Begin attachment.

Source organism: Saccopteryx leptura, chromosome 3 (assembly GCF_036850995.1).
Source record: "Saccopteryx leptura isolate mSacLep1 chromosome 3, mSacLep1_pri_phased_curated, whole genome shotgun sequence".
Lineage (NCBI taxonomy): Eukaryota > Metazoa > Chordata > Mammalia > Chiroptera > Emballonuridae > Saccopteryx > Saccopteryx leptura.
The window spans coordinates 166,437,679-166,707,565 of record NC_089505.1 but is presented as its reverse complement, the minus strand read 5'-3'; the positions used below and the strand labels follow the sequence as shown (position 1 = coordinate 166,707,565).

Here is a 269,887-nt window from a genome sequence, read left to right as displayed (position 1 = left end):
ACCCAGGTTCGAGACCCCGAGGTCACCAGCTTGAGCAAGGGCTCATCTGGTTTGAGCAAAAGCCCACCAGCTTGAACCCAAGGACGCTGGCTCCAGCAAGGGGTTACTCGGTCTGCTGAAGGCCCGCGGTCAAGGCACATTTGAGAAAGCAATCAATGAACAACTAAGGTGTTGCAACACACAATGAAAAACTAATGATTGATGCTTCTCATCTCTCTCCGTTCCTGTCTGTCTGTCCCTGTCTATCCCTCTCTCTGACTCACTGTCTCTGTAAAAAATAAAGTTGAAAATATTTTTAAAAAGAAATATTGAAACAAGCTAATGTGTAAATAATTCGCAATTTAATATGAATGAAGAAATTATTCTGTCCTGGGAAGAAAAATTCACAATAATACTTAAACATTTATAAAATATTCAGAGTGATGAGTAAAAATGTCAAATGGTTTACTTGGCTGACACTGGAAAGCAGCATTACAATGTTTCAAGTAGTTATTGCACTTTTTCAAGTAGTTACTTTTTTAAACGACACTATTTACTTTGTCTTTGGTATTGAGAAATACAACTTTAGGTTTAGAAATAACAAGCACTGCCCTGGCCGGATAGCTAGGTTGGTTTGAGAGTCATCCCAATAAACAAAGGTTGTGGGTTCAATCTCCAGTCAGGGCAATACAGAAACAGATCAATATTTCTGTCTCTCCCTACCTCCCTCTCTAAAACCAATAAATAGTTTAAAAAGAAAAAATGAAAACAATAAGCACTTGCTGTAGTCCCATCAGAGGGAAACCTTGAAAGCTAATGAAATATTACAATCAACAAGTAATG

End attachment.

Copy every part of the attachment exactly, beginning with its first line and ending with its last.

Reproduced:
Source organism: Saccopteryx leptura, chromosome 3 (assembly GCF_036850995.1).
Source record: "Saccopteryx leptura isolate mSacLep1 chromosome 3, mSacLep1_pri_phased_curated, whole genome shotgun sequence".
Lineage (NCBI taxonomy): Eukaryota > Metazoa > Chordata > Mammalia > Chiroptera > Emballonuridae > Saccopteryx > Saccopteryx leptura.
The window spans coordinates 166,437,679-166,707,565 of record NC_089505.1 but is presented as its reverse complement, the minus strand read 5'-3'; the positions used below and the strand labels follow the sequence as shown (position 1 = coordinate 166,707,565).

Here is a 269,887-nt window from a genome sequence, read left to right as displayed (position 1 = left end):
ACCCAGGTTCGAGACCCCGAGGTCACCAGCTTGAGCAAGGGCTCATCTGGTTTGAGCAAAAGCCCACCAGCTTGAACCCAAGGACGCTGGCTCCAGCAAGGGGTTACTCGGTCTGCTGAAGGCCCGCGGTCAAGGCACATTTGAGAAAGCAATCAATGAACAACTAAGGTGTTGCAACACACAATGAAAAACTAATGATTGATGCTTCTCATCTCTCTCCGTTCCTGTCTGTCTGTCCCTGTCTATCCCTCTCTCTGACTCACTGTCTCTGTAAAAAATAAAGTTGAAAATATTTTTAAAAAGAAATATTGAAACAAGCTAATGTGTAAATAATTCGCAATTTAATATGAATGAAGAAATTATTCTGTCCTGGGAAGAAAAATTCACAATAATACTTAAACATTTATAAAATATTCAGAGTGATGAGTAAAAATGTCAAATGGTTTACTTGGCTGACACTGGAAAGCAGCATTACAATGTTTCAAGTAGTTATTGCACTTTTTCAAGTAGTTACTTTTTTAAACGACACTATTTACTTTGTCTTTGGTATTGAGAAATACAACTTTAGGTTTAGAAATAACAAGCACTGCCCTGGCCGGATAGCTAGGTTGGTTTGAGAGTCATCCCAATAAACAAAGGTTGTGGGTTCAATCTCCAGTCAGGGCAATACAGAAACAGATCAATATTTCTGTCTCTCCCTACCTCCCTCTCTAAAACCAATAAATAGTTTAAAAAGAAAAAATGAAAACAATAAGCACTTGCTGTAGTCCCATCAGAGGGAAACCTTGAAAGCTAATGAAATATTACAATCAACAAGTAATG